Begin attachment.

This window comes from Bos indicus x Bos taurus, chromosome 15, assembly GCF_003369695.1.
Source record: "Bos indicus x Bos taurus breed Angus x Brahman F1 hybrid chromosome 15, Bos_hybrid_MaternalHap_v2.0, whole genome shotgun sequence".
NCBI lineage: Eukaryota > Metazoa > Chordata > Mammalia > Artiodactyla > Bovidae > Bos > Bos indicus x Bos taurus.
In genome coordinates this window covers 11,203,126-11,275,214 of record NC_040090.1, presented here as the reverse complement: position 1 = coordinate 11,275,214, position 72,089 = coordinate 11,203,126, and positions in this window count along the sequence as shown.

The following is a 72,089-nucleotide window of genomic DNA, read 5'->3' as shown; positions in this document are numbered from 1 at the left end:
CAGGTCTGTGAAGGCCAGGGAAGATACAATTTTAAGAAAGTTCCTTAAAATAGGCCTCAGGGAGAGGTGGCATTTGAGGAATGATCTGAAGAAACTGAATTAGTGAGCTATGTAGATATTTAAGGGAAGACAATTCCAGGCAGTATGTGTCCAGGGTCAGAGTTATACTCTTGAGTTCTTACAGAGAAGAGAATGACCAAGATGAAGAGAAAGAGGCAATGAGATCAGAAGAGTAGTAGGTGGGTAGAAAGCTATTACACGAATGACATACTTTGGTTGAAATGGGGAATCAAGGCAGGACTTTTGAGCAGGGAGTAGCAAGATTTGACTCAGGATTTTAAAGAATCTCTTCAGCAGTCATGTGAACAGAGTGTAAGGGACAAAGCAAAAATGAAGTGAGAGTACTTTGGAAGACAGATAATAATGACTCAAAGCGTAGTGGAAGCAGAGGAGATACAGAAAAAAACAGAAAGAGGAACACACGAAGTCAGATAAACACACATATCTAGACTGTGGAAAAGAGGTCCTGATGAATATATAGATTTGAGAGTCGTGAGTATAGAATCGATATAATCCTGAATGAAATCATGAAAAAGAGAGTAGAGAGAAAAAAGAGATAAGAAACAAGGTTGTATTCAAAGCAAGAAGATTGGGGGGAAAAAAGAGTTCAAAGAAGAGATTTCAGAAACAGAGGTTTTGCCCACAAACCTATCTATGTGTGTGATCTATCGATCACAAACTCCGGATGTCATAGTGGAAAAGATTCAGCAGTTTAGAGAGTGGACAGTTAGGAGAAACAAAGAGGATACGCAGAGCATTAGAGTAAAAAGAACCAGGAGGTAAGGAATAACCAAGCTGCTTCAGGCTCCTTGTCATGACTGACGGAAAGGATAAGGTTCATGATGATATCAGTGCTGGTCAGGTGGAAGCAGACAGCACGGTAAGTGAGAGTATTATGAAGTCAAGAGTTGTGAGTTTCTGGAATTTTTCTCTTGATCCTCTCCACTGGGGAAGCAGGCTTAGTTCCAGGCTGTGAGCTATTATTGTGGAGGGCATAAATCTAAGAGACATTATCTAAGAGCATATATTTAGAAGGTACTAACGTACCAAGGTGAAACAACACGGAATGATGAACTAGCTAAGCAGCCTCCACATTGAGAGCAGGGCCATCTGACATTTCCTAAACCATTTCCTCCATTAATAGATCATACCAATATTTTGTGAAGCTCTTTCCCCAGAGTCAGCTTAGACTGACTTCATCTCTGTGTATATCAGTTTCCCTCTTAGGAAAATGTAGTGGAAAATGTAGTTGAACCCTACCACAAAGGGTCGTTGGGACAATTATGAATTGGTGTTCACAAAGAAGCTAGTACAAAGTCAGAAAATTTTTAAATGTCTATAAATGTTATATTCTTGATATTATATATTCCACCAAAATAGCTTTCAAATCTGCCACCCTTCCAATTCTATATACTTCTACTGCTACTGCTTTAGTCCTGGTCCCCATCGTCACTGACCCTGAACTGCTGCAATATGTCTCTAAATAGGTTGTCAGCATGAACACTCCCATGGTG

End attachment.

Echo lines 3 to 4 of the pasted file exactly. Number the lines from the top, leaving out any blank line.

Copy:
NCBI lineage: Eukaryota > Metazoa > Chordata > Mammalia > Artiodactyla > Bovidae > Bos > Bos indicus x Bos taurus.
In genome coordinates this window covers 11,203,126-11,275,214 of record NC_040090.1, presented here as the reverse complement: position 1 = coordinate 11,275,214, position 72,089 = coordinate 11,203,126, and positions in this window count along the sequence as shown.